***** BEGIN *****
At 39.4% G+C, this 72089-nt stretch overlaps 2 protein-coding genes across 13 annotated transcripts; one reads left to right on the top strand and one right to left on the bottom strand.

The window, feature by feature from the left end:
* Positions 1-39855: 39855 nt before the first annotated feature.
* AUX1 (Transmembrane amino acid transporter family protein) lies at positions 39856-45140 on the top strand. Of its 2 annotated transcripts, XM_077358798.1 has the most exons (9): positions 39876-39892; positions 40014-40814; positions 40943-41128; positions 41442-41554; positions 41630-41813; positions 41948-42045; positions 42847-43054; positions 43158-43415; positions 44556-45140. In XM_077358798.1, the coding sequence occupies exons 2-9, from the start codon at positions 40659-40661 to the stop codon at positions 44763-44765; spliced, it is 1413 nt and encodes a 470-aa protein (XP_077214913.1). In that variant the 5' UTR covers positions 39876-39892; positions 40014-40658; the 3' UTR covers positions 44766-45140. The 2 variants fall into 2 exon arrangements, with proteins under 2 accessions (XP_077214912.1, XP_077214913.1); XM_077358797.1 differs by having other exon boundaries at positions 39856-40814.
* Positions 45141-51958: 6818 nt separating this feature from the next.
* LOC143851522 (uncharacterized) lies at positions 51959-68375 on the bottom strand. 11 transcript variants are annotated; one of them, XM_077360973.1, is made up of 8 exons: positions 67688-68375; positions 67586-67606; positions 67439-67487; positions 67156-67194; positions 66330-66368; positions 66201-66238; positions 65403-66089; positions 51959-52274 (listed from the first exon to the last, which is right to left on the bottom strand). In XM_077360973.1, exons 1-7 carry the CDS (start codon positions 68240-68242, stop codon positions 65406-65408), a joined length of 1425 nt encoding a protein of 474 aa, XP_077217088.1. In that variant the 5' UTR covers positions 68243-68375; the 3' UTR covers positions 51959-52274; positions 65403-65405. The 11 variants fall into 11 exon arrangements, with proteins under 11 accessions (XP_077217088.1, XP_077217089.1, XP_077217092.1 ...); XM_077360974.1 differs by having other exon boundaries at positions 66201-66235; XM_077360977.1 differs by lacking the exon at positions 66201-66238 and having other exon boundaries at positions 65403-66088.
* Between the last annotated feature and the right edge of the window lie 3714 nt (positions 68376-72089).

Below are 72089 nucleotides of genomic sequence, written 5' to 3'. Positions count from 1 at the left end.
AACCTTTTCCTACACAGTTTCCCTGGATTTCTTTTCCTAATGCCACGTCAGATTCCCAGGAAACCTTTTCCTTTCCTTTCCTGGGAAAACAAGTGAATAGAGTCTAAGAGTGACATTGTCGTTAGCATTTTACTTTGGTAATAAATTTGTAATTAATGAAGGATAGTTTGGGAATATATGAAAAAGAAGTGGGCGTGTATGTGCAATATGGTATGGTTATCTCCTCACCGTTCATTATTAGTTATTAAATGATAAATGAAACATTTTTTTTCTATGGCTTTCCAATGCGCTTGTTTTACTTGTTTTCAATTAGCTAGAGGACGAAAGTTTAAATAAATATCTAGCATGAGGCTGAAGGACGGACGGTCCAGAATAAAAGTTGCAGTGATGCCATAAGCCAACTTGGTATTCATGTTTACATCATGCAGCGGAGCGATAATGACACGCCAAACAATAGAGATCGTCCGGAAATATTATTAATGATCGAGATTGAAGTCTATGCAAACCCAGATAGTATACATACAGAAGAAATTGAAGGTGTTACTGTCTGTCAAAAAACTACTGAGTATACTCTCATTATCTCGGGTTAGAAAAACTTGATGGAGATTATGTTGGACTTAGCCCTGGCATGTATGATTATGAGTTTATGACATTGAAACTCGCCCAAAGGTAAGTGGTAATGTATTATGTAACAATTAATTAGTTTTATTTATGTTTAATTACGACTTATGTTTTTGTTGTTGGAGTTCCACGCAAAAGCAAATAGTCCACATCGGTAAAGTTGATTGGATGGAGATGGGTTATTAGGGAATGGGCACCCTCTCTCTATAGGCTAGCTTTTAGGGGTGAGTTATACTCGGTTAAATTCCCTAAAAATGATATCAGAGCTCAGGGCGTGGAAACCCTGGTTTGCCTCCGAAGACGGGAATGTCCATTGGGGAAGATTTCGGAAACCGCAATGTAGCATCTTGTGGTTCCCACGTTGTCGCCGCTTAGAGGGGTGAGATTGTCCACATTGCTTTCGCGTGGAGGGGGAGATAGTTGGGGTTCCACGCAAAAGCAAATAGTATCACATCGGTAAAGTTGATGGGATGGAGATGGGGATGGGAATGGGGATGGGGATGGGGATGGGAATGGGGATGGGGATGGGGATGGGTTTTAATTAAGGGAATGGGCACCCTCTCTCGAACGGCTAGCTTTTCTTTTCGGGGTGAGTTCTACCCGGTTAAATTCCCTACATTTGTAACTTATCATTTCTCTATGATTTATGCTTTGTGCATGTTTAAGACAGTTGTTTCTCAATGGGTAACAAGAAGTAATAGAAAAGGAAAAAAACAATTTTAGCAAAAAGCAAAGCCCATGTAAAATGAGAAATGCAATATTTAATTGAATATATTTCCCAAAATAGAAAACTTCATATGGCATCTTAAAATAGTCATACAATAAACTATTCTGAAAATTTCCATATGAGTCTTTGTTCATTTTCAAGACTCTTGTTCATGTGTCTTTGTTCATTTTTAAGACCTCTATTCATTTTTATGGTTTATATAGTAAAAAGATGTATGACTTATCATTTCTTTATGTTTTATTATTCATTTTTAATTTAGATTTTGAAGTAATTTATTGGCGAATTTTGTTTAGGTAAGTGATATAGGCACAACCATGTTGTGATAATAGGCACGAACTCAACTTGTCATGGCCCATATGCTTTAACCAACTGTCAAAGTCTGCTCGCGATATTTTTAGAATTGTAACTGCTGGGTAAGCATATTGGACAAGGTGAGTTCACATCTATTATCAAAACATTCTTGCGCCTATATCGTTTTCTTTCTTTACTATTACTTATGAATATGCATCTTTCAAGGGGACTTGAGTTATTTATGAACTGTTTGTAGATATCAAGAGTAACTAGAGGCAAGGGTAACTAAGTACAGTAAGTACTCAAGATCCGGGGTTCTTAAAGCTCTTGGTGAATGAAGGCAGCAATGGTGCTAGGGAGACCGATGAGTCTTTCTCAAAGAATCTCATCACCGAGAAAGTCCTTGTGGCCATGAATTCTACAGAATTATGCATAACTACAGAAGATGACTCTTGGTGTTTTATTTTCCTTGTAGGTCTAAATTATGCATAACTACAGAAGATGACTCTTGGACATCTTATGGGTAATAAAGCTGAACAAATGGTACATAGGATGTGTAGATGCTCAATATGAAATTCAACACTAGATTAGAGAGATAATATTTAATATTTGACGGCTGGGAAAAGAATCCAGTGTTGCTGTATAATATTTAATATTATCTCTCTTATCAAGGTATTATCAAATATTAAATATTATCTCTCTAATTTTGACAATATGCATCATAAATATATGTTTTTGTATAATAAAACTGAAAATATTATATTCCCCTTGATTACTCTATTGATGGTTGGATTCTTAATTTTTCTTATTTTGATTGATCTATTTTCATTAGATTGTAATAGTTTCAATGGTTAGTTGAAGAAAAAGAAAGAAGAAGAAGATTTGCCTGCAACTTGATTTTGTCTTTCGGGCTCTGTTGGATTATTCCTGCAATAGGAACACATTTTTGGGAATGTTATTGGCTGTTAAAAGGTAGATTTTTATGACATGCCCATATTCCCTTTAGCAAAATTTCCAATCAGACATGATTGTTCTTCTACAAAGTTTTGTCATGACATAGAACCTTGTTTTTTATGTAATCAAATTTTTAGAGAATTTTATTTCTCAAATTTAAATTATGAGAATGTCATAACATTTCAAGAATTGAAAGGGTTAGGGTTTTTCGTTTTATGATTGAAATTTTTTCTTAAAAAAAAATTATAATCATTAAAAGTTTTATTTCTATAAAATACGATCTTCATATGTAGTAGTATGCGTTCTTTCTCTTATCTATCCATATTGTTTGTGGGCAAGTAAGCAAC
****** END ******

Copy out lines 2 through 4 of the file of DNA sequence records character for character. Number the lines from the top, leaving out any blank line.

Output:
The window, feature by feature from the left end:
* Positions 1-39855: 39855 nt before the first annotated feature.
* AUX1 (Transmembrane amino acid transporter family protein) lies at positions 39856-45140 on the top strand. Of its 2 annotated transcripts, XM_077358798.1 has the most exons (9): positions 39876-39892; positions 40014-40814; positions 40943-41128; positions 41442-41554; positions 41630-41813; positions 41948-42045; positions 42847-43054; positions 43158-43415; positions 44556-45140. In XM_077358798.1, the coding sequence occupies exons 2-9, from the start codon at positions 40659-40661 to the stop codon at positions 44763-44765; spliced, it is 1413 nt and encodes a 470-aa protein (XP_077214913.1). In that variant the 5' UTR covers positions 39876-39892; positions 40014-40658; the 3' UTR covers positions 44766-45140. The 2 variants fall into 2 exon arrangements, with proteins under 2 accessions (XP_077214912.1, XP_077214913.1); XM_077358797.1 differs by having other exon boundaries at positions 39856-40814.